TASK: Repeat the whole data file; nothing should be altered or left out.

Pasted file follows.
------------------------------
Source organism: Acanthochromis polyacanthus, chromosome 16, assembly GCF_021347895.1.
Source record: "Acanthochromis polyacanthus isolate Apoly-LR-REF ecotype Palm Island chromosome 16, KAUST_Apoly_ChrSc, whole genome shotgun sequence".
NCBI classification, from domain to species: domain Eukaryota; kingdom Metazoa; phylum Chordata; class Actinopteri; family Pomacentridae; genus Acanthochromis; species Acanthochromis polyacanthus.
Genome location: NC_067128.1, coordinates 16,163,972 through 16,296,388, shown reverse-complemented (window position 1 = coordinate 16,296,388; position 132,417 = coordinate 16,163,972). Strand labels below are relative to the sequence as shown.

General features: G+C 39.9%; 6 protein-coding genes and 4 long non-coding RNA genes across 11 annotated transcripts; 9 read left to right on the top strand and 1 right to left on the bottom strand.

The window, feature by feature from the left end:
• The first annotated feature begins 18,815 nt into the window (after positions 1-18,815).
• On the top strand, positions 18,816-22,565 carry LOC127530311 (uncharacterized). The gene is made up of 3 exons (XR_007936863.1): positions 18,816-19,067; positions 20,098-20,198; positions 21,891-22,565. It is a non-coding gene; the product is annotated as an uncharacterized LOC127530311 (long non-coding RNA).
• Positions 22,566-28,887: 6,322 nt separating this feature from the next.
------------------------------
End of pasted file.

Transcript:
Source organism: Acanthochromis polyacanthus, chromosome 16, assembly GCF_021347895.1.
Source record: "Acanthochromis polyacanthus isolate Apoly-LR-REF ecotype Palm Island chromosome 16, KAUST_Apoly_ChrSc, whole genome shotgun sequence".
NCBI classification, from domain to species: domain Eukaryota; kingdom Metazoa; phylum Chordata; class Actinopteri; family Pomacentridae; genus Acanthochromis; species Acanthochromis polyacanthus.
Genome location: NC_067128.1, coordinates 16,163,972 through 16,296,388, shown reverse-complemented (window position 1 = coordinate 16,296,388; position 132,417 = coordinate 16,163,972). Strand labels below are relative to the sequence as shown.

General features: G+C 39.9%; 6 protein-coding genes and 4 long non-coding RNA genes across 11 annotated transcripts; 9 read left to right on the top strand and 1 right to left on the bottom strand.

The window, feature by feature from the left end:
• The first annotated feature begins 18,815 nt into the window (after positions 1-18,815).
• On the top strand, positions 18,816-22,565 carry LOC127530311 (uncharacterized). The gene is made up of 3 exons (XR_007936863.1): positions 18,816-19,067; positions 20,098-20,198; positions 21,891-22,565. It is a non-coding gene; the product is annotated as an uncharacterized LOC127530311 (long non-coding RNA).
• Positions 22,566-28,887: 6,322 nt separating this feature from the next.